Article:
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Washington, Arthur, Jr.

First Black City Commissioner

In January of 2003, the Justice Center facility at Crosstown Parkway and S. Burdick Street was named in honor of Kalamazoo’s first black city commissioner, Arthur Washington Jr.. A humble pioneer, he led in the advancement of civil rights in Kalamazoo during a time period when the city struggled to embody the democratic ideals of justice and equality for all.

Arthur Washington Jr. was born in St. Louis, Missouri, attended high school in Springfield, Ilinois, and earned a Bachelors and Masters Degree in social work at the University of Louisville and Kent State University. Then came World War II, with Washington serving in Japan, New Guinea and the Philippines. When Washington arrived in Kalamazoo in 1955 to work at the Family Service Center as a case worker, he found a racially segregated community, one that in the areas of education, employment and housing, had failed to provide opportunities and resources to the black community in the same way it did for others. The grim reality of two separate but unequal communities within the city had immediate impact on Washington, when the home he was promised would be available to rent on Main Street was suspiciously filled by white tenants upon his arrival. Needing a place to house his family, Washington reached out to friends who helped him locate a residence on North Edwards Street.

Recognizing a need to provide recreational opportunities to black youth within the Northside Neighborhood, Washington pushed for the establishment of basketball and softball teams that would participate in city leagues. Washington beamed with pride in 1985 when recalling his efforts at involving young kids from the Northside Neighborhood in sports. “All my teams at that time were called the Northside Flyers, and they began to show that they were much better than every other team in the community. Even in the city league, I took a bunch of my fellows and had a basketball team which took the city championship. I also had softball teams.” Working on boards of government and nonprofit organizations (Kalamazoo United Fund, Boy Scouts, Kalamazoo Council on Human Relations, Douglas Community Association, Northside Association for Community Development, Lincoln School PTA, Safe House) that worked to uplift and empower youth was at the core of much of Washington’s work. In 1961, he formed a drum and bugle corps for kids called the Kalamazoo Bombardiers Drum and Marching Corps.

Interested in working to address racial disparities throughout his career, Washington became a member of the local chapter of the NAACP (National Association for the Advancement of Colored People), of which, he served as its president from 1957 to 1961. During the turbulent years of the civil rights movement, Washington could be found among those on picket lines and marching for change. In 1959, Washington successfully ran for city commissioner, becoming the city’s first African American to be elected to the position. He would later resign his commissioner seat in 1965 when he became a state employee, an act that barred him from holding office.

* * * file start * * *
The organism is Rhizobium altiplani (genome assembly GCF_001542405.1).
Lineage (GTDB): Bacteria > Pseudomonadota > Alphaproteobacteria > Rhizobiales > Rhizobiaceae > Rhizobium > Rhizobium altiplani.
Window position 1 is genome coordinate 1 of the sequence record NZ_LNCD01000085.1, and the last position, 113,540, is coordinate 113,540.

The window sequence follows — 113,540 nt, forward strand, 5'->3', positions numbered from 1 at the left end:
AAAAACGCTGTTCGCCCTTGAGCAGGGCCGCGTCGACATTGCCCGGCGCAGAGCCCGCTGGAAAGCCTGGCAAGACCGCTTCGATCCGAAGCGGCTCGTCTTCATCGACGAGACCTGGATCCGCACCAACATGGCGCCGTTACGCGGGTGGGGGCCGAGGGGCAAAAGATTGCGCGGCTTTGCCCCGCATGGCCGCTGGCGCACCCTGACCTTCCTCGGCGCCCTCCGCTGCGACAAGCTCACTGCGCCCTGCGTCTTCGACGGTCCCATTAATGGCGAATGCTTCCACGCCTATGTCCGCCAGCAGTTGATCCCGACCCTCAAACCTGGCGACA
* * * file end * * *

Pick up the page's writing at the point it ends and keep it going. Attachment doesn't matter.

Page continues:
In 1989, the year he retired, the accomplished activist and volunteer was awarded the prestigious Irving Gilmore Lifetime Achievement Award and the NAACP’s Humanitarian Award. In 2003, when Washington’s name was inscribed upon the new Justice Center facility, friend and fellow activist Moses Walker said of him, “He didn’t do one thing for recognition. He did it for the benefit of the people.” Washington passed away in November of 2011.


Article written by Ryan Gage, Kalamazoo Public Library staff, November 2022



Social changes in western Michigan, 1930 to 1990

Edited by Henry Vance Davis
H 921 A3754.3


“Arthur Washington Jr. takes Calhoun position”

Kalamazoo Gazette, 15 April 1966, page 25, column 7

“Service is what drives band man”

Kalamazoo Gazette, 12 April 1989, page A1, column 1

“Celebrating Black History Month”

Kalamazoo Gazette, 16 February 1995

“Arthur Washington saw needs, ‘jumped in'”

Kalamazoo Gazette, 23 February 2002, page S3, column 1

“Justice center named for area civil rights leader”

Kalamazoo Gazette, 21 January 2003, page A1, column 1

“A fitting honor for Arthur Washington”

Kalamazoo Gazette, 24 January 2003, page A8, column 1

“Civil rights leader dies”

Kalamazoo Gazette, 30 November 2011, page A1, column 1

Local History Room Files

Name File: Washington, Arthur Jr.

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